Why I (Still) Voted

img_9704

I always vote early. I hate crowds and lines and tons of people (I’m delightful, I know), so I go early.  I went to my local library this past Friday to cast my ballot. And I waited. I stood in line for about 45 minutes before I even got in the building (which I know is nothing compared to what many people experienced this weekend). I waited in line with all kinds of people who decided that this election was important enough to show up and vote.

I waited in line with mamas who had babies sleeping on their chests and toddlers climbing up their legs. They looked tired and overwhelmed, and I know it would have been easier for them to stay home. But they came. I stood in line with people dressed for work, who had jobs to get to and meetings to prepare for and appointments to make. But they came. I stood in line with people who were much older than me and people who were voting in a presidential election for the very first time. I stood in line with people of different races and religions and backgrounds. As I waited, I overheard a conversation between the man standing behind me and an election official.  The man, an elderly African-American gentleman wearing a U.S. Army Veteran vest, told the official that he had driven by earlier that week and had noticed there was no line.  He said he thought about stopping but decided to come back later.  The official assured him that the line moved quickly, and he wouldn’t have to wait much long to get inside. He replied, “Oh, it doesn’t bother me. I’m not complaining.  I’ll wait all day to vote if I have to.”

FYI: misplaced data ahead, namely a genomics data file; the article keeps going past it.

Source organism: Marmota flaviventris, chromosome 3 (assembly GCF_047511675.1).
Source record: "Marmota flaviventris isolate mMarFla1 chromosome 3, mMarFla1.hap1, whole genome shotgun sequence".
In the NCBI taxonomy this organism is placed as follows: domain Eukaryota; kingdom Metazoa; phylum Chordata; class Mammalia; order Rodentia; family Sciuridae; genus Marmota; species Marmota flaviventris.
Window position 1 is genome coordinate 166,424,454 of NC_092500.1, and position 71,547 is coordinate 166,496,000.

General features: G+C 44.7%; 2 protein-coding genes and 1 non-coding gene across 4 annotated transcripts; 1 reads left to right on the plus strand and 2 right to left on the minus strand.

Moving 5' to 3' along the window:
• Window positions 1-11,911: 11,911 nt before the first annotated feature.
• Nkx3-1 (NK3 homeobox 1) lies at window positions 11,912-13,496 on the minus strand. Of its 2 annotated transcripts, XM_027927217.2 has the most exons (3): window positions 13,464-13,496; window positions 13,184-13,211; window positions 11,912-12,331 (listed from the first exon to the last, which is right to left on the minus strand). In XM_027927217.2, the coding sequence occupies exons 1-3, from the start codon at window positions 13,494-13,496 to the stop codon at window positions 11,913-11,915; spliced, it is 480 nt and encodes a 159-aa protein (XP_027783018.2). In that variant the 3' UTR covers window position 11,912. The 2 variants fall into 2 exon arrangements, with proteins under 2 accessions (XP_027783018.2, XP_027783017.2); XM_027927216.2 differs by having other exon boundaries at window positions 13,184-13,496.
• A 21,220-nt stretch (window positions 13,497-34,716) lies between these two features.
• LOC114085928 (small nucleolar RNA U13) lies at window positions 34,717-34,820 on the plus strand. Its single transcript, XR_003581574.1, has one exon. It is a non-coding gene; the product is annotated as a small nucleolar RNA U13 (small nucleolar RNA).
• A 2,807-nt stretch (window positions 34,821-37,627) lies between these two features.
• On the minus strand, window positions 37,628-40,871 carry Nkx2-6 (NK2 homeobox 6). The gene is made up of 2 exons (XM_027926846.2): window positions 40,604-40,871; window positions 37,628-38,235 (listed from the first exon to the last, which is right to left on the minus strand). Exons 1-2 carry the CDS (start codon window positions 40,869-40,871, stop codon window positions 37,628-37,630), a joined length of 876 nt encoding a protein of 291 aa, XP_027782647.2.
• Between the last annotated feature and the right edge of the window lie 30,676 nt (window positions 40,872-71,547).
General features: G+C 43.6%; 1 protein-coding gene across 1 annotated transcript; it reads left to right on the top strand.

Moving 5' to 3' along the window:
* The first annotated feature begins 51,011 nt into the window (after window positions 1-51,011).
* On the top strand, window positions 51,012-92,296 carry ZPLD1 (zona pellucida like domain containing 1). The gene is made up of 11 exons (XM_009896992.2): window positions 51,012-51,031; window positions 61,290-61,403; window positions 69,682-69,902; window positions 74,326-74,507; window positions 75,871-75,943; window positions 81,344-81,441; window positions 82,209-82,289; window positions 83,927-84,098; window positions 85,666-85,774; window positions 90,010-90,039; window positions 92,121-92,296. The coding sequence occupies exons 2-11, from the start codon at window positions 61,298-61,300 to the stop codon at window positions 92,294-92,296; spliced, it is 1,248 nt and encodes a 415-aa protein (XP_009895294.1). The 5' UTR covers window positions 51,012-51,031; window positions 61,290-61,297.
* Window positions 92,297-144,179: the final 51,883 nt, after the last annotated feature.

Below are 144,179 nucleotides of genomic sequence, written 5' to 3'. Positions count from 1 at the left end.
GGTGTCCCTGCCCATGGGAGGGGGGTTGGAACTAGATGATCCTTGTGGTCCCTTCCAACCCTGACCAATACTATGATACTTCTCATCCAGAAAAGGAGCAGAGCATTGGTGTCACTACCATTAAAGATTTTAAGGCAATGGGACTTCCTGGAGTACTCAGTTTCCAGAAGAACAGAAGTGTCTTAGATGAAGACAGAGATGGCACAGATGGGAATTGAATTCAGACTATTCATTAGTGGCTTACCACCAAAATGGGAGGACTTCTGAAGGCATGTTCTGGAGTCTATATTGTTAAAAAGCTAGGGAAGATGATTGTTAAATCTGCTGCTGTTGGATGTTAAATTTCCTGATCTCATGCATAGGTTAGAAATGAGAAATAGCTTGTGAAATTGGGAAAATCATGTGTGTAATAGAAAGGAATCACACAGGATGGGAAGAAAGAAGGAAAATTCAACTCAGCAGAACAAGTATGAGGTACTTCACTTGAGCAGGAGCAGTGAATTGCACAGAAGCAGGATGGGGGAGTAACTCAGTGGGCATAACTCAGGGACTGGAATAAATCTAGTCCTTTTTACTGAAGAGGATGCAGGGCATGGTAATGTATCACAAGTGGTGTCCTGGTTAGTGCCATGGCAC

As I stood there, a lump formed in my throat. I truly thought I might start sobbing right there outside the Durham Public Library.  My heart was so heavy that I just couldn’t stand it anymore. The truth is this whole election still baffles me. How did we end up here? I thought about the people I was standing in line with—people who had been demeaned and belittled and discriminated against throughout this election because of the color of their skin or their gender or their religious beliefs. I thought about the hate and distrust that weighs on our country leaving us all bitter and angry and so incredibly tired. I thought about the genuine fear that exists for many who are considering the future of our country and the kind of world we’re leaving for our sons and daughters.

All this to say—I get it. I understand why so many people are saying they want to abstain from this election. I understand why people say that they can’t, in good conscience, vote for either candidate. But friends, please hear me say that it is too important. This election is too close and the stakes are too high for us to be silent.  If you believe that neither candidate is the right choice for our country, then use your voice to vote for a third-party candidate and say that. Please vote. The choices are bleak, I know, but the choice is still ours.

I (still) voted because I have been given a voice and a choice. I can choose to use my voice to speak up for kindness and truth and hope or not. I can choose to use my voice to say that all people are valuable and worthy and equal or not. I can choose to use my voice for love or not. So I chose to use my voice. I hope that you will, too.

The Art of Balance

balance